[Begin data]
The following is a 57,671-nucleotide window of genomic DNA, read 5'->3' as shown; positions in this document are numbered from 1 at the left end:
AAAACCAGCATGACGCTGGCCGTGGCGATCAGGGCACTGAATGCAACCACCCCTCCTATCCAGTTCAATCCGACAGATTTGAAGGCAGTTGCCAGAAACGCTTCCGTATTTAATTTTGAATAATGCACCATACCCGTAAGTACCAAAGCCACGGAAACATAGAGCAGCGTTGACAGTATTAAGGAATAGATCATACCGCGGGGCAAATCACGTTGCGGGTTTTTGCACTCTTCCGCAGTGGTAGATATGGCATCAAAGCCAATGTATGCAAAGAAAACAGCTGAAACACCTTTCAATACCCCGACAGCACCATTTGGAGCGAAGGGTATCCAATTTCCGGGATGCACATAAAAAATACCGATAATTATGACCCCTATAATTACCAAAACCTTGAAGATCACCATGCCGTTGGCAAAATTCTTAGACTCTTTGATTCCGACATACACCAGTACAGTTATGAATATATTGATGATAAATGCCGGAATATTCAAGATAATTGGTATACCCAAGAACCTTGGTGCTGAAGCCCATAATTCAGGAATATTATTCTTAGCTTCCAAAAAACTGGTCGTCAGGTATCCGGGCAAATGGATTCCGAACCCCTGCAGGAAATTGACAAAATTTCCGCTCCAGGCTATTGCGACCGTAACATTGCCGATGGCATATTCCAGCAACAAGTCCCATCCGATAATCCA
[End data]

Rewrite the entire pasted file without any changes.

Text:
The following is a 57,671-nucleotide window of genomic DNA, read 5'->3' as shown; positions in this document are numbered from 1 at the left end:
AAAACCAGCATGACGCTGGCCGTGGCGATCAGGGCACTGAATGCAACCACCCCTCCTATCCAGTTCAATCCGACAGATTTGAAGGCAGTTGCCAGAAACGCTTCCGTATTTAATTTTGAATAATGCACCATACCCGTAAGTACCAAAGCCACGGAAACATAGAGCAGCGTTGACAGTATTAAGGAATAGATCATACCGCGGGGCAAATCACGTTGCGGGTTTTTGCACTCTTCCGCAGTGGTAGATATGGCATCAAAGCCAATGTATGCAAAGAAAACAGCTGAAACACCTTTCAATACCCCGACAGCACCATTTGGAGCGAAGGGTATCCAATTTCCGGGATGCACATAAAAAATACCGATAATTATGACCCCTATAATTACCAAAACCTTGAAGATCACCATGCCGTTGGCAAAATTCTTAGACTCTTTGATTCCGACATACACCAGTACAGTTATGAATATATTGATGATAAATGCCGGAATATTCAAGATAATTGGTATACCCAAGAACCTTGGTGCTGAAGCCCATAATTCAGGAATATTATTCTTAGCTTCCAAAAAACTGGTCGTCAGGTATCCGGGCAAATGGATTCCGAACCCCTGCAGGAAATTGACAAAATTTCCGCTCCAGGCTATTGCGACCGTAACATTGCCGATGGCATATTCCAGCAACAAGTCCCATCCGATAATCCA